Thursday, February 23, 2017

7 Earth-Sized Planets Discovered, Including Three in Habitable Zone

Hunter Communications' interest in space spans the decades, with principal Matt Hunter's father Maxwell W. Hunter II widely considered as a founding father of the US space exploration movement.  (Check out our website to get a glimpse of his amazing five-decade career.) So we are very excited to hear NASA's news of the major discovery of dwarf star Trappist 1's nearby planets, including three with potential to harbor liquid water and the ingredients of life.

Hunter Communications Original News Source:
The New York Times

Link to Article:
7 Earth-Size Planets Orbit Dwarf Star

Excerpt: "Not just one, but seven Earth-size planets that could potentially harbor life have been identified orbiting a tiny star not too far away, offering the first realistic opportunity to search for signs of alien life outside the solar system.
The planets orbit a dwarf star named Trappist-1, about 40 light-years, or 235 trillion miles, from Earth. That is quite close in cosmic terms, and by happy accident, the orientation of the orbits of the seven planets allows them to be studied in great detail.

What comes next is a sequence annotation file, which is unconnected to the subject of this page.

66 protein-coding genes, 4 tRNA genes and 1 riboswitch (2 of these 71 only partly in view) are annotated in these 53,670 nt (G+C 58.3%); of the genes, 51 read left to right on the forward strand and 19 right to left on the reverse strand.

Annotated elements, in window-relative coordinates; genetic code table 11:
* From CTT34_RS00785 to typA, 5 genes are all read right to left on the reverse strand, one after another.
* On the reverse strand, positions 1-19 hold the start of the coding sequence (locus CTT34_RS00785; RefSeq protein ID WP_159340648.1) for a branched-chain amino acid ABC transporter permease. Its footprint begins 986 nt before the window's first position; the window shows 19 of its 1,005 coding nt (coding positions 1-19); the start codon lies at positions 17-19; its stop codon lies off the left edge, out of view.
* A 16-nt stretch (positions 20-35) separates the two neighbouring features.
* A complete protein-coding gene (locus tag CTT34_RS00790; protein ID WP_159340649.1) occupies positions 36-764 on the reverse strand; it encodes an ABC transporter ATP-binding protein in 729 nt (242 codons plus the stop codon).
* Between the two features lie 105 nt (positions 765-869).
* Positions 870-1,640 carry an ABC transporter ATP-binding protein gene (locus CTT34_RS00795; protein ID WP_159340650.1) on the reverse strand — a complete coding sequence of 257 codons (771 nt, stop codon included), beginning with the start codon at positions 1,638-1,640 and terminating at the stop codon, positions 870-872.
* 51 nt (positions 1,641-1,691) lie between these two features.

One or more of the exoplanets in this new system could be at the right temperature to be awash in oceans of water, astronomers said, based on the distance of the planets from the dwarf star.
'This is the first time so many planets of this kind are found around the same star,' Michael Gillon, an astronomer at the University of Liege in Belgium and the leader of an international team that has been observing Trappist-1, said during a telephone news conference organized by the journal Nature, which published the findings on Wednesday.
 Scientists could even discover compelling evidence of aliens.
'I think that we have made a crucial step toward finding if there is life out there,' said Amaury H. M. J. Triaud, an astronomer at the University of Cambridge in England and another member of the research team. 'Here, if life managed to thrive and releases gases similar to that we have on Earth, then we will know.'
Cool red dwarfs are the most common type of star, so astronomers are likely to find more planetary systems like that around Trappist-1 in the coming years."...

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